by Barry Rubin, Asaf Romirowsky and Jonathan Spyer
1st part of 6
Bibliography and footnotes in part 6
On the surface, the United Nations Relief and Works Agency (UNRWA) seems a humanitarian group helping Palestinian refugees. In reality, it actually helps destroy the chance of Arab-Israeli peace, promotes terrorism, and holds Palestainians back from rebuilding their lives.
Unique in history, UNRWA's job is to keep Palestinian refugees in suspended animation –– and at low living standards –– until they achieve the goal set for them by the PLO and Hamas:
UNRWA schools become hotbeds of anti-Western, anti-American, and anti-Semitic indoctrination, recruiting offices for terrorist groups. UNRWA's services are dominated by radicals who staff and subsidize radical groups while potentially intimidating anyone from voicing a different line. UNWRA facilities are used to store and transport weapons, actually serving as military bases.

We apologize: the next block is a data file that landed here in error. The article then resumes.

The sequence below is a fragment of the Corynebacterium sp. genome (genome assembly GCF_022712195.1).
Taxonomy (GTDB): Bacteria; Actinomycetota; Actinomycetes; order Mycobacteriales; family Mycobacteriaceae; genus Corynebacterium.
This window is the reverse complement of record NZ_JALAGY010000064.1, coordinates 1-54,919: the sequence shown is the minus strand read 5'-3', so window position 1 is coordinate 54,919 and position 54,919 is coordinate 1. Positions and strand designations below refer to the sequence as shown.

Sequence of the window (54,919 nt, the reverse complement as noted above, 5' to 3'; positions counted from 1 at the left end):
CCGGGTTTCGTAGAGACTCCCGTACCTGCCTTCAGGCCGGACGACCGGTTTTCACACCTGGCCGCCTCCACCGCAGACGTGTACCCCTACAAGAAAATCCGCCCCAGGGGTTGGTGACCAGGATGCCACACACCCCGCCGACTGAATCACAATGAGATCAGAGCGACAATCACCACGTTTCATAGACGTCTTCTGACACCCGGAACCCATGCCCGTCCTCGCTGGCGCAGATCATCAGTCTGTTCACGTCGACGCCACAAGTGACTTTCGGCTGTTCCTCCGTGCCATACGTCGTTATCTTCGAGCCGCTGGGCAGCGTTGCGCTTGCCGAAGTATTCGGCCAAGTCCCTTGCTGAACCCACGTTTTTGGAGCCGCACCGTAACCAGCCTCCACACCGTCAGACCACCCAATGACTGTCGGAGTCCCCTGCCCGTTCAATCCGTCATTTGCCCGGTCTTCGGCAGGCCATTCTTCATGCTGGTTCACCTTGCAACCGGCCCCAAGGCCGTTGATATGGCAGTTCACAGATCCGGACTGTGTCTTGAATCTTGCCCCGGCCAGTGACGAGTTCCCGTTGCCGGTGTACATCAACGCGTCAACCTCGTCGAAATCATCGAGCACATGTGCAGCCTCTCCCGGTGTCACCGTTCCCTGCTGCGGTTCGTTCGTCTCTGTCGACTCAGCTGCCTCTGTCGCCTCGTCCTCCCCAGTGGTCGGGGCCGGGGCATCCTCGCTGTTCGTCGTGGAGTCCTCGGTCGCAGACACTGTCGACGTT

In this process, UNRWA has broken all the rules that are supposed to govern humanitarian enterprises. Consequently, UNRWA is the exact opposite of other refugee relief operations. They seek to resettle refugees; UNRWA is dedicated to blocking resettlement. They help refugees to live normal lives so that they can move on with their existence; UNRWA's role is to ensure their lives remain abnormal so they are filled with anger and a thirst for revenge that inspires violence and can only be quenched by a victorious return. They try to create stable conditions for refugees; UNRWA's mission is to enable radical political activity and indoctrination by armed groups which ensures a continual state of near chaos.
The time has come, especially given the Hamas takeover of the Gaza Strip, which also signals a Hamas takeover of the UNRWA facilities there, to reevaluate the role of UNRWA. If it is indeed very much a part of the problem –– a barrier to resolving the refugees' status and returning them to normal lives; a barrier to resolving the Arab-Israeli conflict; and a source of violence –– it should be dissolved and replaced by something better.